Tma 01

TMA 01 Task 1
The following essay will explain how we can help improve our memory by organising our thinking, using mental images, concepts and schemas, providing evidence to support my views.
A mental image is a picture you have in your mind of what it is you are thinking about.   If you form a mental image of any information then we are more likely to remember it.   This works even better when we think of the images as large, colourful, weird and wonderful things, for example if we were shopping and had to remember bananas, we could remember it by imagining your phone was a massive banana.   Michael Raugh and Richard Atkinson (1975) experimented with this idea with two groups with something called the key word technique.   Both groups were asked to learn a list of 60 Spanish words but only one group were taught to use the key word technique.   When the groups were tested later the groups using key words scored an average of 88%, whereas only 28% was scored for those not using key words.   This is just one experiment which suggests that mental images can improve our memory.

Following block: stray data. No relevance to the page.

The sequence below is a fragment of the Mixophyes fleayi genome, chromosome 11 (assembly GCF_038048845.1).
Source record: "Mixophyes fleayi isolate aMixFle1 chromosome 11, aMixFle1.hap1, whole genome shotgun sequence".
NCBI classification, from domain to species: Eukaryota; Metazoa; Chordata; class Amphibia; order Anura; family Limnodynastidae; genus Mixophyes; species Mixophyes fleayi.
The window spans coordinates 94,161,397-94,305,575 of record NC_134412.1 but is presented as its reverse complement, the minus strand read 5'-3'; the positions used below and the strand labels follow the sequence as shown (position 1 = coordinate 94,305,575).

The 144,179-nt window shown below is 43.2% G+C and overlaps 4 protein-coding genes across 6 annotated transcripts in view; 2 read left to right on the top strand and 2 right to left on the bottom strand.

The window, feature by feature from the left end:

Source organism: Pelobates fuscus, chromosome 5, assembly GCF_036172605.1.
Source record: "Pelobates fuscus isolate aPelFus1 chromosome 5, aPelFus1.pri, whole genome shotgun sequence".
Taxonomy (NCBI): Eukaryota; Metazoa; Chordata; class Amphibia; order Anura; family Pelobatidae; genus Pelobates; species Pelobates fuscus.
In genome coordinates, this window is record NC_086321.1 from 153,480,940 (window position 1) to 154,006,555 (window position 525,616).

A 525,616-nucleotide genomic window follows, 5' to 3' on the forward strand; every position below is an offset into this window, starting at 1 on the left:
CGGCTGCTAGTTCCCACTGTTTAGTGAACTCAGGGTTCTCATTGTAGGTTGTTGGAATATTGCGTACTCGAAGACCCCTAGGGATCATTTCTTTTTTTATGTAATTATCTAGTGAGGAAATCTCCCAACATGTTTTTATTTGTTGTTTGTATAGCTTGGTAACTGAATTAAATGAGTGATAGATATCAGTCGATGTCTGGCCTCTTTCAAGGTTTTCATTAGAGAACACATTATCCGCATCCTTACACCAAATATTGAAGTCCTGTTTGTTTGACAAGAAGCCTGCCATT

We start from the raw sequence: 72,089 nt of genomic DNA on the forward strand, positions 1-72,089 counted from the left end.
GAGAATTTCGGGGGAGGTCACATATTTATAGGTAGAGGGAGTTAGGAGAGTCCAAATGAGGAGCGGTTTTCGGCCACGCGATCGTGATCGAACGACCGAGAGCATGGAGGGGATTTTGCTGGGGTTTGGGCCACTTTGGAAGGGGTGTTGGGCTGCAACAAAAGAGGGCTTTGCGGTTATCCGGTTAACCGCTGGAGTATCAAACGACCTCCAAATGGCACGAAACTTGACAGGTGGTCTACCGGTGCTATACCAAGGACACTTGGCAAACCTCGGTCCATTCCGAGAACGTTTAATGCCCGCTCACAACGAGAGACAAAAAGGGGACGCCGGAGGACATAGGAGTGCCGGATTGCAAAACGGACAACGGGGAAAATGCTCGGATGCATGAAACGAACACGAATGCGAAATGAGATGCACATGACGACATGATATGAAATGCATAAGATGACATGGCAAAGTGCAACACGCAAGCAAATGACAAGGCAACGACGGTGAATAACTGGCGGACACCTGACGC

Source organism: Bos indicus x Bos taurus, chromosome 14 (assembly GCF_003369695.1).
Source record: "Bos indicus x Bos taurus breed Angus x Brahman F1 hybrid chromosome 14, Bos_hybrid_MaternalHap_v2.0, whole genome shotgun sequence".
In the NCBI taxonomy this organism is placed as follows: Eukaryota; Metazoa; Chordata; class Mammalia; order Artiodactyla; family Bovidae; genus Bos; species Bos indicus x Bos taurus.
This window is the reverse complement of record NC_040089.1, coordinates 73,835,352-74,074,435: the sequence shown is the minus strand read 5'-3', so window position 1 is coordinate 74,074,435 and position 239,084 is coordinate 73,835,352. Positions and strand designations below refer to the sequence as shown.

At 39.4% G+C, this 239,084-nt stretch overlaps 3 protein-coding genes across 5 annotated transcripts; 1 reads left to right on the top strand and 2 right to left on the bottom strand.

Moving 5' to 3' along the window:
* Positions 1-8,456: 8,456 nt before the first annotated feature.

A concept is a way of organising our thoughts into categories.   If we categorise our thoughts, we can easily recall the information in groups.   For example if we think of Fruit as a concept, it would contain sub concepts and then further sub concepts.   We could divide fruit into categories such Apples, Oranges etc then we apply our concepts to use a set of defining features, such as colour, what they taste like, what they feel like etc
An experiment by Weston Bousfield (1953) examined participants learning a list of sixty words.   These could be divided into four categories.   The information was presented in a very random order but when the participants remembered them they tended to recall them in groups of the same category e.g. if they remembered daisy they would also remember rose and daffodil.   More research by George Mandler (1967) suggests that when we organise information we learn it even...